Magazine January 24, 2022, Issue

Free Markets, Not Slave Markets

African American slaves harvesting cotton (stocksnapper/Getty Images)
On the enmity between human bondage and capitalism

In 2013, the New York Times heralded a “surge of new, economically minded scholarship on slavery,” purportedly rectifying decades of neglect of this subject. This new school of thought exhibited a penchant for exaggerating its own novelty, even dubbing itself the “New History of Capitalism” (NHC) and echoing the claim of newness in books such as The Half Has Never Been Told, by Cornell’s Edward Baptist. It was an odd claim for its proponents to make.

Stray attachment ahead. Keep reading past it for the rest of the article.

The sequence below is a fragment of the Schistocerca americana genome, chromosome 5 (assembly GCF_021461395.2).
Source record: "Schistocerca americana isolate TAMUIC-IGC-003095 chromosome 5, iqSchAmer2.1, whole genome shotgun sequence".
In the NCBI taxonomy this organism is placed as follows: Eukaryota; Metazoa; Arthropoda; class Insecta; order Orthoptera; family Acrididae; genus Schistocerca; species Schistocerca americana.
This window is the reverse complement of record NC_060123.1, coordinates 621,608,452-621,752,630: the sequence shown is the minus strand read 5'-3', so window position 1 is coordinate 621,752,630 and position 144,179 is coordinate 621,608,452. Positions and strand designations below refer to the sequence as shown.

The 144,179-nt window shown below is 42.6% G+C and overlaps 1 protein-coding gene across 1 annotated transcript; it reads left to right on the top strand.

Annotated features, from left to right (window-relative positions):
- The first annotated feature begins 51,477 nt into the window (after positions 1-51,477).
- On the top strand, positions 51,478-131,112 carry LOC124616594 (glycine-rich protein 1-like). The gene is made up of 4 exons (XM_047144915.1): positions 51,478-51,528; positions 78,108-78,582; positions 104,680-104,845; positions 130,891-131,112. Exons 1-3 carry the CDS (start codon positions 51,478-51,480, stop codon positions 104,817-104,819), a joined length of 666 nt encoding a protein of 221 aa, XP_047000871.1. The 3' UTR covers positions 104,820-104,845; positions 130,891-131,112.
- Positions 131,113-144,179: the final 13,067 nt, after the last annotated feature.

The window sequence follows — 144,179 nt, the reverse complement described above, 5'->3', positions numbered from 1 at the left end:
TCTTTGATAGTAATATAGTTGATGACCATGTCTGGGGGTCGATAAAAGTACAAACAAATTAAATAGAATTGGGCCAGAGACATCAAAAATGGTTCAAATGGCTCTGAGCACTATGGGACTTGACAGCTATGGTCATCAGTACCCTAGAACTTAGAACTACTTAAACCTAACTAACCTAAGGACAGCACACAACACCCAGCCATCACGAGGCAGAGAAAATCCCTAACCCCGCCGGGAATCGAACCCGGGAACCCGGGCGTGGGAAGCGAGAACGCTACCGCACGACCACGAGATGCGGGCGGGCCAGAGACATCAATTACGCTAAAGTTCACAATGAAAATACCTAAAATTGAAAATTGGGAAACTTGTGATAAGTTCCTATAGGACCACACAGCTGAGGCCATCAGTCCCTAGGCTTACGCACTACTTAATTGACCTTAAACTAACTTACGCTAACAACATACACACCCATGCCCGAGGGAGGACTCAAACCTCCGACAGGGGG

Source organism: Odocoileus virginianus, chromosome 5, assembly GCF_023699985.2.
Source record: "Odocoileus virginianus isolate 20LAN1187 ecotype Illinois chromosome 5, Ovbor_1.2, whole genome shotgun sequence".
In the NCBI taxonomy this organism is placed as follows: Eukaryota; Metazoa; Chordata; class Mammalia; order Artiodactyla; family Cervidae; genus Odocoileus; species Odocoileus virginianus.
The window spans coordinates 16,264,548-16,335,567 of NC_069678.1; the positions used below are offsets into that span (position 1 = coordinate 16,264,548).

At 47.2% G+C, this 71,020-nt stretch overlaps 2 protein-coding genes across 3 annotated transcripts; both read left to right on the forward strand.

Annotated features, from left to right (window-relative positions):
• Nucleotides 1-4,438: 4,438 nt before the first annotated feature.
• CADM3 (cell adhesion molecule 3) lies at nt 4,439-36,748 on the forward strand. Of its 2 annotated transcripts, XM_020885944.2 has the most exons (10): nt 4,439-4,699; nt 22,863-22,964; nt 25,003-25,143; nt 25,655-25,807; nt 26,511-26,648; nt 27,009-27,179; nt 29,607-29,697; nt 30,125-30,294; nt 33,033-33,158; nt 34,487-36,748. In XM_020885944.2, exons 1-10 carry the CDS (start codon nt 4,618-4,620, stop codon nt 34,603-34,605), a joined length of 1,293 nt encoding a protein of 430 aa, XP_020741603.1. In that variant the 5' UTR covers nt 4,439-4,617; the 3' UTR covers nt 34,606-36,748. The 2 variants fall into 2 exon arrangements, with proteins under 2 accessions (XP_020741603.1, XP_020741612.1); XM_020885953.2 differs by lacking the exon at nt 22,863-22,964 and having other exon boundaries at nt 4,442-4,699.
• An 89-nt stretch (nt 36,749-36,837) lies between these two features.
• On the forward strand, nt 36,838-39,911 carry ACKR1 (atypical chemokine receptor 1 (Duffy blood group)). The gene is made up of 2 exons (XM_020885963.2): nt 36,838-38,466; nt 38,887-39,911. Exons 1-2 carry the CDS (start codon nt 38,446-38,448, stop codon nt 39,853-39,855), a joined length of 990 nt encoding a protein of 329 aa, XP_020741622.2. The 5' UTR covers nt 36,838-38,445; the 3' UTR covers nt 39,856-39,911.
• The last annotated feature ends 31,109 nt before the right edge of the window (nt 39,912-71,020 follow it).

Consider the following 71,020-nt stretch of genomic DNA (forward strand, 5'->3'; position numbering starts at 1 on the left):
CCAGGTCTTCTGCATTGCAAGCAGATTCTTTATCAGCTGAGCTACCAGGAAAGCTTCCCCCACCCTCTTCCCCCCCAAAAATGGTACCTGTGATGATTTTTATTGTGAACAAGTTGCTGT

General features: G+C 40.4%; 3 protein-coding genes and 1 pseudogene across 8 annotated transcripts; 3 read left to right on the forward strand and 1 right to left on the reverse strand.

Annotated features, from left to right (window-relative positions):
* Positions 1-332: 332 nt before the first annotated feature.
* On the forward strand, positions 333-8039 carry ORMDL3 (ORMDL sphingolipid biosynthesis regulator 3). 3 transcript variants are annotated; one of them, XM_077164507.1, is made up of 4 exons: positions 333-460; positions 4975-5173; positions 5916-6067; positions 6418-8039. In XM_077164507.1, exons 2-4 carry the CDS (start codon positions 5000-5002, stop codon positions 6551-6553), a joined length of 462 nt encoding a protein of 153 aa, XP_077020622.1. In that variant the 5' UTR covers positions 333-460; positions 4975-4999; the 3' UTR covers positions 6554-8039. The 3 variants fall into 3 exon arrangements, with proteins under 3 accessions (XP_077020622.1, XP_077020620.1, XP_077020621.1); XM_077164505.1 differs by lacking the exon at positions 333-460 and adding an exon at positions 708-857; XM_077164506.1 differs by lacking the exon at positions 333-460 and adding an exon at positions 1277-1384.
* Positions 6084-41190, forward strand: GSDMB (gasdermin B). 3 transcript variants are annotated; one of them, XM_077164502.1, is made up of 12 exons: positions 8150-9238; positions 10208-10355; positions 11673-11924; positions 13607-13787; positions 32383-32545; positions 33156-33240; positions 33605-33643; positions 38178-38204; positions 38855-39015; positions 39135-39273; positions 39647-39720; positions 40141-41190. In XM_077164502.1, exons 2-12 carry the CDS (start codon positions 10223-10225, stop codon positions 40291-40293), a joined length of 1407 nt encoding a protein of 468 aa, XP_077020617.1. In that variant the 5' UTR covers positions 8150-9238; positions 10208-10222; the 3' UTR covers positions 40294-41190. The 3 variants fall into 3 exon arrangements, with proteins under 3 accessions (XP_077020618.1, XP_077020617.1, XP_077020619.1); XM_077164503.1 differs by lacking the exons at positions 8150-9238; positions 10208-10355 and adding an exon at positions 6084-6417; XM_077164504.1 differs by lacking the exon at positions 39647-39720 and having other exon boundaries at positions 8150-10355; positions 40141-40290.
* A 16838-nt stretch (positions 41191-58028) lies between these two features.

The economic dimensions of slavery have consistently ranked among the most heavily investigated topics in the academic literature since at least 1958 — the year

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Phillip Magness — Mr. Magness, an economic historian, is a senior research fellow at the American Institute for Economic Research. He is the author of more than two dozen scholarly works on the economic dimensions of slavery and the American Civil War.

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